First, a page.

Major, minor, and trace element abundances in apatites from various I- and S-type (igneous and sedimentary) granites of the Lachlan Fold Belt have been determined using electron microprobe and laser ablation inductively coupled plasma mass spectrometer. The results show that apatite can accommodate many minor and trace elements, whose concentrations and ratios are relatively sensitive to factors controlling many of the fundamental differences between I- and S-type granites. Apatites from S-type granites generally have higher F but lower Cl contents than those from I-type granites, which is ascribed mainly to the loss of Cl during the weathering processes forming the source rocks of S-type granites, although fractional crystallisation can cause significant enrichment in F as well. High Mn and Fe contents in apatites from S-type granites, and high S and As abundances in apatites from mafic I-type granites, result from different oxygen fugacities and degrees of Al saturation (or aluminosity) between metaluminous mafic I-type magmas and peraluminous S-type and felsic I-type magmas. There are systematic and distinctive differences in absolute rare-earth element (REE) abundances, REE distribution patterns, and element ratios (e.g., La/Y, Sm/Nd, etc.) between apatites from different types of granite. The strong Eu depletion that characterises apatites from S- and felsic I-type granites is interpreted here to be a result of the uniqueness of crystal chemistry of apatite and high Eu2+/Eu3+ ratios in S-type and felsic I-type magmas, which are more reduced and peraluminous than mafic I-type magmas. Strong REE (La to Eu) and Th enrichment in apatites from mafic I-type granites and marked Nd depletion in apatites from most S-type and felsic I-type granites are caused by the precipitation and fractionation of monazite in the parental magmas of the latter rocks. Substitution mechanisms are responsible for high Na in apatites from S-type and felsic I-type granites, and for high Si in apatites from mafic I-type granites, and may also have important effects on REE partitioning between apatite and melt. Thus, apatite chemistry can be used as an excellent indicator of granite petrogenesis. The results have important implications for identifying different types of granite and are potentially significant for determining the provenance of sedimentary rocks.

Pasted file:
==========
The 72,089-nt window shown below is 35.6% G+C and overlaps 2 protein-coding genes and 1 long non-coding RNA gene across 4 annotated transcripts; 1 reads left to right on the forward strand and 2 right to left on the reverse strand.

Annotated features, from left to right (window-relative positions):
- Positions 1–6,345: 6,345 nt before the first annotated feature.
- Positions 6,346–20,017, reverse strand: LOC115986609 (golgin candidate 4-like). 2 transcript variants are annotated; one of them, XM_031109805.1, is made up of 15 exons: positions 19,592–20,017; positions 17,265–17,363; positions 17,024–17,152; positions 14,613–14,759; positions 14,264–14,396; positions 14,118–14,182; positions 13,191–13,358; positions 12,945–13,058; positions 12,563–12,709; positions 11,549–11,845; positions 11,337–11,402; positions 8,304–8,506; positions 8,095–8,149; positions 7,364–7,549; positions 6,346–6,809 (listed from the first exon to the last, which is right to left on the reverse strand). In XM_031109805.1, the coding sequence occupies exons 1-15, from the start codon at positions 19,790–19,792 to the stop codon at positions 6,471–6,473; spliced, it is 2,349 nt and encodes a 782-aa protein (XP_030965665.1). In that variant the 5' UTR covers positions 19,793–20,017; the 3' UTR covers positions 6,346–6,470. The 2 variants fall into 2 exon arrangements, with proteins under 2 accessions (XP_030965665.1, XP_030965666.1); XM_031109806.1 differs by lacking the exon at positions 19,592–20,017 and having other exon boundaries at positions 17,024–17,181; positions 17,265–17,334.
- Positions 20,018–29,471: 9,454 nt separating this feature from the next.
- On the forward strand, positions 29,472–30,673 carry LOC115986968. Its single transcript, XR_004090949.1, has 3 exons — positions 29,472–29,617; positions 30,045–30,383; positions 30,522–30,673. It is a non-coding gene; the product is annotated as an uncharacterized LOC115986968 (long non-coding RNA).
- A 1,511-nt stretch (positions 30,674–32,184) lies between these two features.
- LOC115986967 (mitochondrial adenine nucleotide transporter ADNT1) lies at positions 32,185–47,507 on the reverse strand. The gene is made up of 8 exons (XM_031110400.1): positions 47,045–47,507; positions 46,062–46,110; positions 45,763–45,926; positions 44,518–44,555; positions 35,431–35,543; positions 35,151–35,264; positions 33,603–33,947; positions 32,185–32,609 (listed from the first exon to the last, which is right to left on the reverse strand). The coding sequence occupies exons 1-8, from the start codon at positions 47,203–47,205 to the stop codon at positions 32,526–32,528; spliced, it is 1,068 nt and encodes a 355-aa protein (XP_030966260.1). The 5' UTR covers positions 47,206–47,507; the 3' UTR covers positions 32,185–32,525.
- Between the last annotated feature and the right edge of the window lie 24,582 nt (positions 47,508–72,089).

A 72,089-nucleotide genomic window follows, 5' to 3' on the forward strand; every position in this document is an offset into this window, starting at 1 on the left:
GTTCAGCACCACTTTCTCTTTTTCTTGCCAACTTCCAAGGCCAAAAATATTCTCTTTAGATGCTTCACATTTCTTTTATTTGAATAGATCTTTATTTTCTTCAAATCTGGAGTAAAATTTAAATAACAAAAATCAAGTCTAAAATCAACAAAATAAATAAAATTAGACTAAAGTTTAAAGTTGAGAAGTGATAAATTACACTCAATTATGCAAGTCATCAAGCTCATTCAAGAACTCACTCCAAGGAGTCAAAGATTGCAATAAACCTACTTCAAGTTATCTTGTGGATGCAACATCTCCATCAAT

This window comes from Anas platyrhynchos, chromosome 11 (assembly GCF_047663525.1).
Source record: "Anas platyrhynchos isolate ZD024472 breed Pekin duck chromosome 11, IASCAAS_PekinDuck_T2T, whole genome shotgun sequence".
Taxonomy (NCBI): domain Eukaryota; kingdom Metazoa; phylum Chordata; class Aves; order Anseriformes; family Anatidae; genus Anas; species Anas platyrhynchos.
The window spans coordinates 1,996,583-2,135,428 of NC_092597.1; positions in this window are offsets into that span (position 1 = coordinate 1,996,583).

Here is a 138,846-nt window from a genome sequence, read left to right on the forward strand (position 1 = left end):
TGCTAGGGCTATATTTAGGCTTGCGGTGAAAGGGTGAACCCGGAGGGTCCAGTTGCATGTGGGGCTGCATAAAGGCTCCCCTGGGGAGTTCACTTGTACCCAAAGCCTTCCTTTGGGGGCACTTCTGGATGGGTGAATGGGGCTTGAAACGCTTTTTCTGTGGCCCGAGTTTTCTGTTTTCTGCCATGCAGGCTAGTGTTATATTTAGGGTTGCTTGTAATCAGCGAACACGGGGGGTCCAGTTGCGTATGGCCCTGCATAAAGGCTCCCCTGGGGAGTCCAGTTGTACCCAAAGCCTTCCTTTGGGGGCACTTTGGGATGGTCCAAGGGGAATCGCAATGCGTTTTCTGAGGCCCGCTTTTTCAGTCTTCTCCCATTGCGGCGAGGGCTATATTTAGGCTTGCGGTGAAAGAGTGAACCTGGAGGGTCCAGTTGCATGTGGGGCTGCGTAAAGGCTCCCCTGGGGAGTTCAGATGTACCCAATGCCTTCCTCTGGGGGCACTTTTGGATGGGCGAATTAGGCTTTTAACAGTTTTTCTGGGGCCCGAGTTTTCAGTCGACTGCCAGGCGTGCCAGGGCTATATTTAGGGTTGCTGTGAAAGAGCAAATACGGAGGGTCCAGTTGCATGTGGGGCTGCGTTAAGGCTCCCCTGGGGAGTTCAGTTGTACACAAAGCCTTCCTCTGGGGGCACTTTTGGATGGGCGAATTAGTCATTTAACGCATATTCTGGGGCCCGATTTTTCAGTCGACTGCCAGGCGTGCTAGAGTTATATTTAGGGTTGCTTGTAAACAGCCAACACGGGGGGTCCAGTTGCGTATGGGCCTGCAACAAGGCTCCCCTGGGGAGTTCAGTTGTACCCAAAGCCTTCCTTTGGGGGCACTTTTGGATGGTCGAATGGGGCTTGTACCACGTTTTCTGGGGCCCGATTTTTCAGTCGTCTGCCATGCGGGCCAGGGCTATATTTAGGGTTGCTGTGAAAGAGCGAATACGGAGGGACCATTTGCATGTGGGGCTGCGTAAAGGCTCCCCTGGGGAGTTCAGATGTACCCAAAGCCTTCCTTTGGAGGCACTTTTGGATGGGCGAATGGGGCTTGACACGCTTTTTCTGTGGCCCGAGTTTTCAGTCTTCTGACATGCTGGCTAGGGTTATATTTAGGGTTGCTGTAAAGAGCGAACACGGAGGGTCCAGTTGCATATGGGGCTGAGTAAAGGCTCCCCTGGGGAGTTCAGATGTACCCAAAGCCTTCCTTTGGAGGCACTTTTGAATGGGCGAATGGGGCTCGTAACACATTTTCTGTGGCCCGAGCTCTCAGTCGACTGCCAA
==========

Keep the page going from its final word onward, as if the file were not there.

|Number of pages||21|
|Journal||Geochimica et Cosmochimica Acta|
|Publication status||Published - Nov 1999|